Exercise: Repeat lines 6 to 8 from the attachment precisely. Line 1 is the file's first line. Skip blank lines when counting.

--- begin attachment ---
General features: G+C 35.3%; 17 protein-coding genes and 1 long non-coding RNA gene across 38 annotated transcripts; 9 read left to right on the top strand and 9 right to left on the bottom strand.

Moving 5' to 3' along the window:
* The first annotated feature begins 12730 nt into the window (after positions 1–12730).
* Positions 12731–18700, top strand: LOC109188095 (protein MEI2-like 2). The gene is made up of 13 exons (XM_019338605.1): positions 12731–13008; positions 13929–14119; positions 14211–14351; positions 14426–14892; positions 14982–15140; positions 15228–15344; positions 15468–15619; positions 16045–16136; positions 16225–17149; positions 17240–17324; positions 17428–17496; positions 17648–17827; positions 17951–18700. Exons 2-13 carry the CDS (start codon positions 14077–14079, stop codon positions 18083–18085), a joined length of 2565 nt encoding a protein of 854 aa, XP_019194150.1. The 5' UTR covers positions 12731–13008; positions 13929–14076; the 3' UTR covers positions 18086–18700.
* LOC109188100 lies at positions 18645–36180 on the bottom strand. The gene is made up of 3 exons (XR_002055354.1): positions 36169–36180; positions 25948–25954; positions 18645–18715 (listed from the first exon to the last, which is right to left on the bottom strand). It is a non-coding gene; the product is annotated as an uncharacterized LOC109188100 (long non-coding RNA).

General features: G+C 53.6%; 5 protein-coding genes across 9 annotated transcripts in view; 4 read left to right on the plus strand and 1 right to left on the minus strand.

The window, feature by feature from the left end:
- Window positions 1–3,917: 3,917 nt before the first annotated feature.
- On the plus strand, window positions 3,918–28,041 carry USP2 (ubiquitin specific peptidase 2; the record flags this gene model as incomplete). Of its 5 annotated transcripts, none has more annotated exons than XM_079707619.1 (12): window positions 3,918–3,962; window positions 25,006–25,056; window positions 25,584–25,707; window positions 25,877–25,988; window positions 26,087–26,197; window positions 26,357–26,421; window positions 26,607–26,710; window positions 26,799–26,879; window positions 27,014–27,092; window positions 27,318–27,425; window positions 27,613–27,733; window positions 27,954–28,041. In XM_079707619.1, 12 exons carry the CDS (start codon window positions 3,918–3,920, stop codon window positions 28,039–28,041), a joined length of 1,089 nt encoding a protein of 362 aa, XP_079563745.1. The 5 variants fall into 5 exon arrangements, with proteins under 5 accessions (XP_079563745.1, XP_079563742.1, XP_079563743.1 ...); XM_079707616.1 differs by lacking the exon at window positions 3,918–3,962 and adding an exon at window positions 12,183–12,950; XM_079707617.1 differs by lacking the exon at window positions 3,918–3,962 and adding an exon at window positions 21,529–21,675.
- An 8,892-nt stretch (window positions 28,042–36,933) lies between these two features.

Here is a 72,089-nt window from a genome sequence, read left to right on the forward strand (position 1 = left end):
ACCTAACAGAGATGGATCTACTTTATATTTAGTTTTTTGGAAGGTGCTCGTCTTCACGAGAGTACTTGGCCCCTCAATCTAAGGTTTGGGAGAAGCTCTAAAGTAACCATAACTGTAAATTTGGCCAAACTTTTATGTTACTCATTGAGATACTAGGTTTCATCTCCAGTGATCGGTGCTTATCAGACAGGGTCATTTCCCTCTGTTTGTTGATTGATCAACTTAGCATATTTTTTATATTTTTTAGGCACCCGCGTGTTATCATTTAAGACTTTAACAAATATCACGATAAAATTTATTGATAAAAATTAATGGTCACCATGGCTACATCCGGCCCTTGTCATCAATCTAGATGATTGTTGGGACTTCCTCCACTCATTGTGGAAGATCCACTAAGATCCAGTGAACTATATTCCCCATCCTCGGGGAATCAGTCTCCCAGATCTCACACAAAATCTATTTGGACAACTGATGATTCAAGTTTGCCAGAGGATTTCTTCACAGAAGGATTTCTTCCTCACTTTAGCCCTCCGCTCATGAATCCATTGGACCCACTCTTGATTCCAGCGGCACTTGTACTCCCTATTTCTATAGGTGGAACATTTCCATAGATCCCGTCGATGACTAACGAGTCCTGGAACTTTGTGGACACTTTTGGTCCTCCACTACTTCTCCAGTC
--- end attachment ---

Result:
General features: G+C 53.6%; 5 protein-coding genes across 9 annotated transcripts in view; 4 read left to right on the plus strand and 1 right to left on the minus strand.

The window, feature by feature from the left end:
- Window positions 1–3,917: 3,917 nt before the first annotated feature.